Religious liberty being infringed upon: American religious leaders
U.S.A. - Twenty-five leaders of American religious organizations released an open letter on religious freedom June 21, 2012. Entitled “Free Exercise of Religion: Putting Beliefs into Practice,” the letter highlights the leaders’ continuing concerns over new contraceptive regulations introduced by the American government. “As religious leaders from a variety of perspectives and communities,” the letter reads, “we are compelled to make known our protest against the incursion of the United States Department of Health and Human Services (HHS) into the realm of religious liberty.”
Earlier this year, the HHS released new contraceptive policies which require employers to fund contraceptive coverage for their employees. While churches were exempted from the new policy, a number of para-church organizations (including religious hospitals and universities) were not. The Roman Catholic Church, for example, objected, arguing that they ought not to be forced to pay for services which violate their religious convictions; the church officially teaches that the use of contraceptives is sinful. Other groups protested they would be forced to pay for abortifacients (drugs such as the “Morning-after pill,” which are believed to induce abortions after conception) despite their pro-life views. The government, critics agreed, was infringing on religious liberty.
That remains the major concern in the letter released last week. “No government should tell religious organizations either what to believe or how to put their beliefs into practice,” it reads. “If freedom of religion is a constitutional value to be protected, then institutions developed by religious groups to implement their core beliefs in education, in care for the sick or suffering, and in other tasks must also be protected.” To that end, the authors write, “we oppose the application of the contraceptive mandate to religious institutions and plead for its retraction.”
The letter was drafted by President Matthew Harrison of The Lutheran Church—Missouri Synod. The other twenty-four signatories represent a wide range of American religious groups, including the National Association of Evangelicals; the Little Sisters of the Poor; The Christian and Missionary Alliance U.S.; the Fellowship of International Churches; the Evangelical Lutheran Synod; the North American Lutheran Church; the Orthodox Church in America; the Concordia Deaconess Conference; the Roman Catholic Church; the Hispanic Evangelical Association; the United States Conference of Catholic Bishops; the Islamic Society of Washington Area; the Religious Sisters of Mercy of Alma, Michigan; the Sisters of Life; the Wisconsin Evangelical Lutheran Synod; the Department of Religion of Saint Francis Health System; the General Assembly of the Presbyterian Church in America; and The General Council of the Assemblies of God.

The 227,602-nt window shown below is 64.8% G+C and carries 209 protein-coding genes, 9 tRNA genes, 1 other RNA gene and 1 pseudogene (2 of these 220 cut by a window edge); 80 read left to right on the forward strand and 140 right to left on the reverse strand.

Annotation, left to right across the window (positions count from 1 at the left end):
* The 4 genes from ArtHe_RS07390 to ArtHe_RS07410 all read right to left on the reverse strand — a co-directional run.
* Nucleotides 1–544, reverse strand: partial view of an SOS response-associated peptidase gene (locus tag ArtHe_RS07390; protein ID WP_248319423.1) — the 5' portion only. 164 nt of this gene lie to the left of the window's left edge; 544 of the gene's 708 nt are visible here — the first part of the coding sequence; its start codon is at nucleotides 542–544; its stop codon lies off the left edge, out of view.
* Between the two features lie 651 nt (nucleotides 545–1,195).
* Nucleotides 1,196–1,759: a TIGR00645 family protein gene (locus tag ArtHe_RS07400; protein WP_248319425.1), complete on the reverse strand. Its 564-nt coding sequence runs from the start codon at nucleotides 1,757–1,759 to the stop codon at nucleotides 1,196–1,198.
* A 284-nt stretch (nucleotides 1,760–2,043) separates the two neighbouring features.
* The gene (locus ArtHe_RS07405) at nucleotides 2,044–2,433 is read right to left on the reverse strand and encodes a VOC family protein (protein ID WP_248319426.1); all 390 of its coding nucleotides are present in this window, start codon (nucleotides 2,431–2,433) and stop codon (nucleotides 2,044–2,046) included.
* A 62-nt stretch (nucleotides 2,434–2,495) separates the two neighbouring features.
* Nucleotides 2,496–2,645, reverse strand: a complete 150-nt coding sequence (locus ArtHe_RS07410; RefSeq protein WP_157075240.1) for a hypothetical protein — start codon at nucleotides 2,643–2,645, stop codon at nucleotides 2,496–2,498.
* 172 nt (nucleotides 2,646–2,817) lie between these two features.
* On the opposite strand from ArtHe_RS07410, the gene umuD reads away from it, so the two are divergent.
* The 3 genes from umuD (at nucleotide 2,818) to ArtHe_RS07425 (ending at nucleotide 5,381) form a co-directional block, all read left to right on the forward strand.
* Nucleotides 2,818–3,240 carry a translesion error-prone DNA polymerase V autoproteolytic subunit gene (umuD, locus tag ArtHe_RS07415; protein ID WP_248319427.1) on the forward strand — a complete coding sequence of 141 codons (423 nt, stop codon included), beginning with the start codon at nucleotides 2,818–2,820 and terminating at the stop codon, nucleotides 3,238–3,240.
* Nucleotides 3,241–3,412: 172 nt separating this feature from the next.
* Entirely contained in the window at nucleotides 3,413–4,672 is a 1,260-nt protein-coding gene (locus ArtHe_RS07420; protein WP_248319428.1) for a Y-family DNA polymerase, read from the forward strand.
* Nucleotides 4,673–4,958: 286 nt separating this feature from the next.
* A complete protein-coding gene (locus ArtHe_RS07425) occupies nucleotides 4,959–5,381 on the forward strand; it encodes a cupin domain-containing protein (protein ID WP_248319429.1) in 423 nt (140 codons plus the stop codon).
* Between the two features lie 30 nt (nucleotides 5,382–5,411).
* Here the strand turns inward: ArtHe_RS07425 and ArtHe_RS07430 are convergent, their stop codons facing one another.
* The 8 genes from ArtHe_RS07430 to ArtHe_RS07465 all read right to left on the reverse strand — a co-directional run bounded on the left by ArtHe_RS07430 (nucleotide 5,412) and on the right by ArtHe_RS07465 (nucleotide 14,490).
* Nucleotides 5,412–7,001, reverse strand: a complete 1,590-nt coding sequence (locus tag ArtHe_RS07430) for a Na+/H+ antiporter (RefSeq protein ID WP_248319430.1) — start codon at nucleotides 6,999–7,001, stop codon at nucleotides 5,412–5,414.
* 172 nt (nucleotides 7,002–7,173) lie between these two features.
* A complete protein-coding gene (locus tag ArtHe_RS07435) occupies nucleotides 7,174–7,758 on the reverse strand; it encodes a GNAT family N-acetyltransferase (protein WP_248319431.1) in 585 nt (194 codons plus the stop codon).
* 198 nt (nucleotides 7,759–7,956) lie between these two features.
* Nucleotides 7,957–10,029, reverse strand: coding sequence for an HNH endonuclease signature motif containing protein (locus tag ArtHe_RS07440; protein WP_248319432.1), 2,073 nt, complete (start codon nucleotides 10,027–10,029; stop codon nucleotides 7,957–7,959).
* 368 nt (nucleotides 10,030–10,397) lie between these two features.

The letter follows on the heels of another letter released earlier this month on the same subject. On June 11, a letter signed by 149 religious leaders was released, petitioning the American government to broaden the mandate’s exemption to to include all religious organizations—not just churches, but also religious charities, educational insitutes, and hospitals. “We deny that it is within the jurisdiction of the federal government to define, in place of religious communities, what constitutes true religion and authentic ministry,” they write. “We are united in opposition to the creation in federal law of two classes of religious organizations: churches—considered sufficiently focused inwardly to merit an exemption and thus full protection from the mandate; and faith-based service organizations—outwardly oriented and given a lesser degree of protection.” The letter includes signatories from a number of denominations, relief agencies, colleges, universities, and seminaries, including such major organizations as the American Bible Society, Christianity Today, and World Vision.